Grow Alabama Delivers Fresh Local Produce

Grow Alabama Delivers Fresh Local Produce

It is a common sight alongside nearly any rural road throughout Alabama. Acres of farmland producing a wide variety of tasty vegetables, from squash and corn and sweet potatoes to the state’s beloved trio of greens: collard, turnip and mustard. Dairy cows are plentiful, and there seemingly is a chicken in nearly every spot.

But even though it is easy to see such produce from your car window, it can be difficult to find Alabama grown-and-raised products in your grocery store. State agricultural officials have estimated that more than 95 percent of the fresh produce in Alabama grocery stores originated from someplace other than Alabama.

Jerry Spencer says there is no reason why the fertile soil of Alabama cannot adequately feed the people of his home state. That is why he founded Grow Alabama, an organization that enables people to purchase fresh vegetables, fruit, dairy and meat products, all produced by Alabama farmers.

“People go into a grocery thinking they’re getting some Alabama produce, but actually it is rare that anything there is from Alabama,” Spencer says. “Grow Alabama started about four years ago with the intention of really turning this around.

“We are teaching the farmers in rural Alabama to produce a valuable product that will be purchased by the consumers of the population centers. That allows for a recycling of our money that keeps it in the community of Alabama.”

Not only does buying local food help the state economy, Spencer says it also provides customers with the best-tasting food. Much like the way a new car drops in value the second it leaves the lot, Spencer says food begins losing both flavor and nutritional value shortly after it is harvested. He says all of Grow Alabama’s products are made available for home delivery or pickup at the Findley Avenue headquarters within 24 to 48 hours of leaving the farm.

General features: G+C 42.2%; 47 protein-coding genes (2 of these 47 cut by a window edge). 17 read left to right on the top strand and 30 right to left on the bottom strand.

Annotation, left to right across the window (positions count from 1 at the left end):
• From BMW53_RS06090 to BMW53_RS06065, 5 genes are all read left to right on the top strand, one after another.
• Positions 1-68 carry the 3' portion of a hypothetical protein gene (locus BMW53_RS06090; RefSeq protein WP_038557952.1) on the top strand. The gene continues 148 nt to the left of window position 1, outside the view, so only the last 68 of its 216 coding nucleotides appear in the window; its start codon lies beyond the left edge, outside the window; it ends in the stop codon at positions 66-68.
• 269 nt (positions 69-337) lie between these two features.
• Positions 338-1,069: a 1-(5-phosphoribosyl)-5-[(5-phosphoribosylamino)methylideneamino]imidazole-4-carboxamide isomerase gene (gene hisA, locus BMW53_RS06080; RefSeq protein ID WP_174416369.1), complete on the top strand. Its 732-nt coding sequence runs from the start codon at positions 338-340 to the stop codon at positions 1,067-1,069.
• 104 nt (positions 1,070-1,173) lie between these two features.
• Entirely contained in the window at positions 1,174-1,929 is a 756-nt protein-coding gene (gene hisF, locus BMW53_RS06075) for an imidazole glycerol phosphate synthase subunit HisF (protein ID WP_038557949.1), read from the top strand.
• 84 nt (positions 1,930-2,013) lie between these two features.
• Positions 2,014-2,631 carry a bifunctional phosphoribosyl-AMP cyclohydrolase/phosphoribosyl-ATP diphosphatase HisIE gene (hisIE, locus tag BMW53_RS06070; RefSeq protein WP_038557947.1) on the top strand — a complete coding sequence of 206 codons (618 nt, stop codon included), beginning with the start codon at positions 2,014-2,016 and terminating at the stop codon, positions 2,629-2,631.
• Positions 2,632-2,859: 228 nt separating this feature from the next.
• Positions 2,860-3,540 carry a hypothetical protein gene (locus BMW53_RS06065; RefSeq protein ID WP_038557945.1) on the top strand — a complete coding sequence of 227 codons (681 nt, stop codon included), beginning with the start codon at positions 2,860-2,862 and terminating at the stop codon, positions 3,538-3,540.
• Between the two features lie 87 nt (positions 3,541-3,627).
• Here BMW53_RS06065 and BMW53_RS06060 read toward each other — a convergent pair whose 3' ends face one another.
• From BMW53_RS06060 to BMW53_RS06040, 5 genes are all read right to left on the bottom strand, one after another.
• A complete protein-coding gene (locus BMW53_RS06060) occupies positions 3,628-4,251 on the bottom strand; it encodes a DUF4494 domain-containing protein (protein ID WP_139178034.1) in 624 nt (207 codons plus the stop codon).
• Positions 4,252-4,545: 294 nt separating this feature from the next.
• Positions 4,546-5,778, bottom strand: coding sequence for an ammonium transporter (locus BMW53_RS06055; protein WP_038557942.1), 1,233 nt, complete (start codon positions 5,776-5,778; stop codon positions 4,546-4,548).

“When food comes from local sources, the flavor comes with it,” Spencer says. “The fresher it is, the more flavor and nutrient content it’s going to have. You just can’t get that same flavor when it’s traveled a week to get here.”

Grow Alabama offers several weekly vegetable options that change throughout the year, based upon what is fresh during the current growing season. In addition to such staples as tomatoes, lettuce and peaches, Spencer says Grow Alabama also provides specialty items that rarely are available fresh to the general public.

“We grow some Italian greens that really only restaurants have,” Spencer says. “We have heirloom tomatoes. Those are not generally available, and most of them have come a long distance and their flavor is almost gone.

“In the grocery stores you can get a snap bean or a pole bean, and that’s about it. We have Haricot Vert beans, a little French sweet green bean that is really only available to restaurants, and they have to order it from 1,000 miles away. We’ll have Rattlesnake beans and the Blue Lakes and the Kentucky Wonders. Most of the little red potatoes that people love come from Colorado or Washington. We grow our own new potatoes, so you can get them farm fresh.”

Grow Alabama also offers organic milk as well as fresh eggs and poultry. A sampling of the products is available for free each Thursday during a Share the Harvest luncheon.

Spencer acknowledges that most people are attracted to Grow Alabama’s food offerings primarily for the taste and health benefits. But he says it is equally important to him that the state supports its local farmers.

“There are a lot of old farmers in this state sitting in rocking chairs,” Spencer says. “These rural communities need economic development. Instead of buying our food from California, we can get it fresh from right here in Alabama and support our local communities. This is a mission that inspires me every morning.”

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